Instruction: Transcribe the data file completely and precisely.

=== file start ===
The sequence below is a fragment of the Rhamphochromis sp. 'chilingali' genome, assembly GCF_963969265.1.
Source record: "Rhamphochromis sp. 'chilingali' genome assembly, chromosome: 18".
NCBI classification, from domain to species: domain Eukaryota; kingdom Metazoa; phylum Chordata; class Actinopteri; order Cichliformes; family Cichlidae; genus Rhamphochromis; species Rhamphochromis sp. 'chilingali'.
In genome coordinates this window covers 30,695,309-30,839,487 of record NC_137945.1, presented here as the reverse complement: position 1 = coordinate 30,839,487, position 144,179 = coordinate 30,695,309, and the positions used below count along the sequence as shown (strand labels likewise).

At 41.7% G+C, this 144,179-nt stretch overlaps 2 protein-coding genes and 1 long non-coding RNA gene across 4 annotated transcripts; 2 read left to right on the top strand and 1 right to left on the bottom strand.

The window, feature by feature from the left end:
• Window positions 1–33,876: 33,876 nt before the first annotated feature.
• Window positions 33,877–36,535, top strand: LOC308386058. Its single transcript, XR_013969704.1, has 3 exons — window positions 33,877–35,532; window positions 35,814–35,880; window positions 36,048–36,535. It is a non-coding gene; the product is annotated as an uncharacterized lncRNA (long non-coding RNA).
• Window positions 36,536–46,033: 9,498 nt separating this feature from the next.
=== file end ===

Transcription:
The sequence below is a fragment of the Rhamphochromis sp. 'chilingali' genome, assembly GCF_963969265.1.
Source record: "Rhamphochromis sp. 'chilingali' genome assembly, chromosome: 18".
NCBI classification, from domain to species: domain Eukaryota; kingdom Metazoa; phylum Chordata; class Actinopteri; order Cichliformes; family Cichlidae; genus Rhamphochromis; species Rhamphochromis sp. 'chilingali'.
In genome coordinates this window covers 30,695,309-30,839,487 of record NC_137945.1, presented here as the reverse complement: position 1 = coordinate 30,839,487, position 144,179 = coordinate 30,695,309, and the positions used below count along the sequence as shown (strand labels likewise).

At 41.7% G+C, this 144,179-nt stretch overlaps 2 protein-coding genes and 1 long non-coding RNA gene across 4 annotated transcripts; 2 read left to right on the top strand and 1 right to left on the bottom strand.

The window, feature by feature from the left end:
• Window positions 1–33,876: 33,876 nt before the first annotated feature.
• Window positions 33,877–36,535, top strand: LOC308386058. Its single transcript, XR_013969704.1, has 3 exons — window positions 33,877–35,532; window positions 35,814–35,880; window positions 36,048–36,535. It is a non-coding gene; the product is annotated as an uncharacterized lncRNA (long non-coding RNA).
• Window positions 36,536–46,033: 9,498 nt separating this feature from the next.